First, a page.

from the Spencer Circuit Court. The Honorable Jon A. Dartt,
Judge. Cause No. 74C01-1504-F4-60
Attorney for Appellant Steven Ripstra
Attorneys for Appellee Curtis T. Hill, Jr. James B. Martin
Barteau, Senior Judge
of the Case
Roger Wilkinson appeals his convictions of possession of
methamphetamine, a Level 5 felony,  unlawful possession of a
syringe, a Level 6 felony,  operating a vehicle while
intoxicated, a Class A misdemeanor,  operating a vehicle with a
Schedule I or II controlled substance or its metabolite in
the body, a Class C misdemeanor,  and possession of marijuana,
a Class B misdemeanor. We affirm.
Wilkinson raises the following restated issues for our
I. Whether there was sufficient evidence to support his
convictions related to operating a vehicle;
II. Whether the warrantless search of his vehicle violated
the Indiana and Federal constitutions; and
III. Whether the trial court abused its discretion when it
denied his motion to correct error alleging juror misconduct.
and Procedural History
On April 10, 2015, at approximately 10:00 a.m., Christine
Unversaw returned home and found a strange, gray BMW parked
in her driveway. She saw an individual, later identified as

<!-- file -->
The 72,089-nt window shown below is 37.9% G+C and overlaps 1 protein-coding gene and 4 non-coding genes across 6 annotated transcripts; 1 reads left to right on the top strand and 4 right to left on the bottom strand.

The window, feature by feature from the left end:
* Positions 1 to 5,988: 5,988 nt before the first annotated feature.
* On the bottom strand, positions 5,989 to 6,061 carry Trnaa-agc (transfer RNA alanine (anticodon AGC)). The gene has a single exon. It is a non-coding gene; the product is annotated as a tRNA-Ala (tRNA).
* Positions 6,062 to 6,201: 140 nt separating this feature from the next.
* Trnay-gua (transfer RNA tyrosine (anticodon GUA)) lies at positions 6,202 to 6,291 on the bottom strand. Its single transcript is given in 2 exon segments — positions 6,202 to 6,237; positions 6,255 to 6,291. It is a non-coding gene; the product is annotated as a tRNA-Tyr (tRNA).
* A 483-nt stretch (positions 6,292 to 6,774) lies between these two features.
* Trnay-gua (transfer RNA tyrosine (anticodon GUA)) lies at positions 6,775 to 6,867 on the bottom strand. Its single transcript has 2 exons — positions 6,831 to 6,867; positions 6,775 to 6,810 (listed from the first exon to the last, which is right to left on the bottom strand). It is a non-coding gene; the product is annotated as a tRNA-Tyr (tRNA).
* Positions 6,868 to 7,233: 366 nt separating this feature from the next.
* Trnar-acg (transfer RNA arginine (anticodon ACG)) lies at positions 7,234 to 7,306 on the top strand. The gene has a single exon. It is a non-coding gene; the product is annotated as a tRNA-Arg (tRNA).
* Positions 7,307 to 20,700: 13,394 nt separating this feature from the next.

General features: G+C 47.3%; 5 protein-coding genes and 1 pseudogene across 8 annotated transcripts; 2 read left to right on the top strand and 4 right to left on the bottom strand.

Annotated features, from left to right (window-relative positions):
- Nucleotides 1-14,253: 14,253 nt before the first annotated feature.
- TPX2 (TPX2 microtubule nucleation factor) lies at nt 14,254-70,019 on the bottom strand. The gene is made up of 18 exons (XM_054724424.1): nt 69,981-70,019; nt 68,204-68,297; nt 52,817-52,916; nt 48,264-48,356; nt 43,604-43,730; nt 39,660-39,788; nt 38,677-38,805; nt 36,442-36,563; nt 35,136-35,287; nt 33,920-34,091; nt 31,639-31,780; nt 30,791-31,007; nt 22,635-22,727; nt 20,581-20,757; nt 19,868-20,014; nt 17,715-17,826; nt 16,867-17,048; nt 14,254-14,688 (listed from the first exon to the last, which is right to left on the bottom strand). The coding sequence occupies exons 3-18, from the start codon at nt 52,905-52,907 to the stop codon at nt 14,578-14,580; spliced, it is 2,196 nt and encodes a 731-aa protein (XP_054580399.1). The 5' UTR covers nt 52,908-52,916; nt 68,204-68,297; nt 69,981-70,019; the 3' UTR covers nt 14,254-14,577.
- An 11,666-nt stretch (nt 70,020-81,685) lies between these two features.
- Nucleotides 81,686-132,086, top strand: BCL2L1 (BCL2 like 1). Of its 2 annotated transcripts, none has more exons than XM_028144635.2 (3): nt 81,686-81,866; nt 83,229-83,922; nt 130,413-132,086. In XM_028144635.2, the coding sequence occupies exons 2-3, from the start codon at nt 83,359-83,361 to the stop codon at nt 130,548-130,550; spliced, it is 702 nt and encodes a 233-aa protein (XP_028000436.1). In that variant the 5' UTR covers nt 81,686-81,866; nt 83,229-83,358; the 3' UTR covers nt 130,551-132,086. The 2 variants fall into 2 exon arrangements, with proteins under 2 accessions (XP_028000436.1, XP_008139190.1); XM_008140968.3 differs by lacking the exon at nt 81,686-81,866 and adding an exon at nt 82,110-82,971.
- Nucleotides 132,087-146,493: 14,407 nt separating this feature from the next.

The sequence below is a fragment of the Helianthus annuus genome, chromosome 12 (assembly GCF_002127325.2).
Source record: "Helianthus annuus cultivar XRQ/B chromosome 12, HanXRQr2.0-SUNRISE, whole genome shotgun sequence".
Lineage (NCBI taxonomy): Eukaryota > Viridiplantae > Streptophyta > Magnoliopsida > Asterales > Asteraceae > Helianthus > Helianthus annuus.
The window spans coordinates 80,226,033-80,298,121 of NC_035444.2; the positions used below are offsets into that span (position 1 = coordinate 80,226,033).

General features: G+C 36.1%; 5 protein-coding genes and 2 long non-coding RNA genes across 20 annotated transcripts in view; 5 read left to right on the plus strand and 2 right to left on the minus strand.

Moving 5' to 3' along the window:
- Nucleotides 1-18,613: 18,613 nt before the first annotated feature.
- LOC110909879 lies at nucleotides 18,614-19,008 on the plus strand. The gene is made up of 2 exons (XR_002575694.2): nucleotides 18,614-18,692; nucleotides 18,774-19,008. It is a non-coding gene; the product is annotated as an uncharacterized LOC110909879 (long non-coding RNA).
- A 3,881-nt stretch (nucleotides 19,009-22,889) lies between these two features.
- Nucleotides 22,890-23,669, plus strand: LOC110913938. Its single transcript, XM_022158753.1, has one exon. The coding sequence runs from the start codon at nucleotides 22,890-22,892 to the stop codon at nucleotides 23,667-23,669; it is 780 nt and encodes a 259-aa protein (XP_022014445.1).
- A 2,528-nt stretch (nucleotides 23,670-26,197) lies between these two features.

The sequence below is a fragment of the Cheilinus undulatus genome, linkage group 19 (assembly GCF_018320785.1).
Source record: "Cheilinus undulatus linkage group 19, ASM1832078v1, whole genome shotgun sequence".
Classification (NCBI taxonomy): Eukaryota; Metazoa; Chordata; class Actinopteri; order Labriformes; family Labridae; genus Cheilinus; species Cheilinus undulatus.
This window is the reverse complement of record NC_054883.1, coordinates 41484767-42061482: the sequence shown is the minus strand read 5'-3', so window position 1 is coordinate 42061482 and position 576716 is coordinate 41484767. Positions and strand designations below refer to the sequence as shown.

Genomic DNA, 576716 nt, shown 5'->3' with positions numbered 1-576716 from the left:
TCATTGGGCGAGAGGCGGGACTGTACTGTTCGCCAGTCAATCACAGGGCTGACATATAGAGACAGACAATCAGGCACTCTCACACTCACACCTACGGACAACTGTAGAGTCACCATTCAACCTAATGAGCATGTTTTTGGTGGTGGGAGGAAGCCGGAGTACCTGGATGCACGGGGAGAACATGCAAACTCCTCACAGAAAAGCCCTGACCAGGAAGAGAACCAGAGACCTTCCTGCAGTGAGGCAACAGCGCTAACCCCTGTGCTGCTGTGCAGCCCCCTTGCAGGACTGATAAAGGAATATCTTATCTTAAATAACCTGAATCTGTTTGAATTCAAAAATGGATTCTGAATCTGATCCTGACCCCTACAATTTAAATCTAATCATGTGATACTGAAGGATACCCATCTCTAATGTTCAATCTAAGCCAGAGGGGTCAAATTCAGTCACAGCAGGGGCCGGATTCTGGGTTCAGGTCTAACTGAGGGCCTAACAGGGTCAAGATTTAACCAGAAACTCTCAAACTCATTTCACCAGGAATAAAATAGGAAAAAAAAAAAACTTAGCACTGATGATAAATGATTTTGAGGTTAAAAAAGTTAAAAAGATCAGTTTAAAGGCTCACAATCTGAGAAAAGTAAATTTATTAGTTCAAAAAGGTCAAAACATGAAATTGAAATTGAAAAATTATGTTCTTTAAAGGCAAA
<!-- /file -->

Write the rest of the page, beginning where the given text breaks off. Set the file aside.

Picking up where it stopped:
Wilkinson, slumped over in the front seat. Christine went
into her house to ask her husband, Shane, if he was expecting
a visitor. Shane indicated he was not, and went outside to
investigate. Christine followed, and the two approached the
vehicle and observed Wilkinson holding his hand over his eyes
and rocking back and forth. Wilkinson appeared disoriented
and unsteady. He had trouble keeping his head up, and slurred
his words. The vehicle's windshield was damaged, and
there was extensive damage to the driver's side. The
Unversaws asked Wilkinson if he needed help. He replied that
he was "okay." Tr. p. 296. Shane called 911 because
both he and Christine thought Wilkinson needed assistance.
Officer James Faulkenburg with the Santa Claus Police
Department arrived on the scene first, followed by Sergeant
Harold Gogel and Deputy Marvin Heilman with the Spencer
County Sheriff's Department. (The officer, sergeant and
deputy will be collectively referred to as "the
officers.") The officers determined Wilkinson was the
individual seated behind the wheel, and that the vehicle was
registered to Brett Cieslack. Cieslack had loaned the car to
his daughter for her personal use.
Wilkinson appeared to be sleeping and was slumped over behind
the steering wheel. The officers noticed the damage to the
vehicle, but determined that it was drivable. Emergency
medical personnel also responded to the scene, but left
shortly after arriving because the officers determined they
were not needed.
Gogel and Faulkenburg approached the driver's side of the
vehicle. Heilman approached from the passenger side.
Faulkenburg asked Wilkinson "if he was okay" and if
he needed any medical attention. Id. at 398.
Wilkinson stated that he did not know. Faulkenburg noticed
that Wilkinson's speech was slurred, but he showed no
signs of physical injury. Faulkenburg opened the driver's
side door and observed a plastic vial laying between
Wilkinson's legs. Faulkenburg placed the vial on top of
Heilman, who was on the other side of the vehicle, saw a